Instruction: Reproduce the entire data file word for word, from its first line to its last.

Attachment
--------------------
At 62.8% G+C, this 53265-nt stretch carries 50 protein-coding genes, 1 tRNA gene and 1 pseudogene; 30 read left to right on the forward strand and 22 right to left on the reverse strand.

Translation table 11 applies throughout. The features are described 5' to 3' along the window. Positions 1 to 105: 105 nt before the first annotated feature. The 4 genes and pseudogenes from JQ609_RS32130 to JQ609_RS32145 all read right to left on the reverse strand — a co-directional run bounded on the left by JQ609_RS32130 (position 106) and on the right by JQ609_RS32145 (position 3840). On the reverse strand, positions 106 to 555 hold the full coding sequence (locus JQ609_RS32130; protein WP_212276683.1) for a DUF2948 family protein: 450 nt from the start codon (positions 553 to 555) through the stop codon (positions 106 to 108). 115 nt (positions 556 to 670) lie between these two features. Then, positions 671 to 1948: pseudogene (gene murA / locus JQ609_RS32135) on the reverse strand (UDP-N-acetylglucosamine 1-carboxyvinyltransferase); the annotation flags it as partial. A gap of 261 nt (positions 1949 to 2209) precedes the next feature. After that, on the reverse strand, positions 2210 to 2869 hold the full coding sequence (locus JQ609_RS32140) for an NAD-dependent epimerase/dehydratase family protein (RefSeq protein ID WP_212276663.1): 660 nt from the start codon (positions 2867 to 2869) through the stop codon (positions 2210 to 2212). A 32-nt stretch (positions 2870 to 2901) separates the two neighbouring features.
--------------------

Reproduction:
At 62.8% G+C, this 53265-nt stretch carries 50 protein-coding genes, 1 tRNA gene and 1 pseudogene; 30 read left to right on the forward strand and 22 right to left on the reverse strand.

Translation table 11 applies throughout. The features are described 5' to 3' along the window. Positions 1 to 105: 105 nt before the first annotated feature. The 4 genes and pseudogenes from JQ609_RS32130 to JQ609_RS32145 all read right to left on the reverse strand — a co-directional run bounded on the left by JQ609_RS32130 (position 106) and on the right by JQ609_RS32145 (position 3840). On the reverse strand, positions 106 to 555 hold the full coding sequence (locus JQ609_RS32130; protein WP_212276683.1) for a DUF2948 family protein: 450 nt from the start codon (positions 553 to 555) through the stop codon (positions 106 to 108). 115 nt (positions 556 to 670) lie between these two features. Then, positions 671 to 1948: pseudogene (gene murA / locus JQ609_RS32135) on the reverse strand (UDP-N-acetylglucosamine 1-carboxyvinyltransferase); the annotation flags it as partial. A gap of 261 nt (positions 1949 to 2209) precedes the next feature. After that, on the reverse strand, positions 2210 to 2869 hold the full coding sequence (locus JQ609_RS32140) for an NAD-dependent epimerase/dehydratase family protein (RefSeq protein ID WP_212276663.1): 660 nt from the start codon (positions 2867 to 2869) through the stop codon (positions 2210 to 2212). A 32-nt stretch (positions 2870 to 2901) separates the two neighbouring features.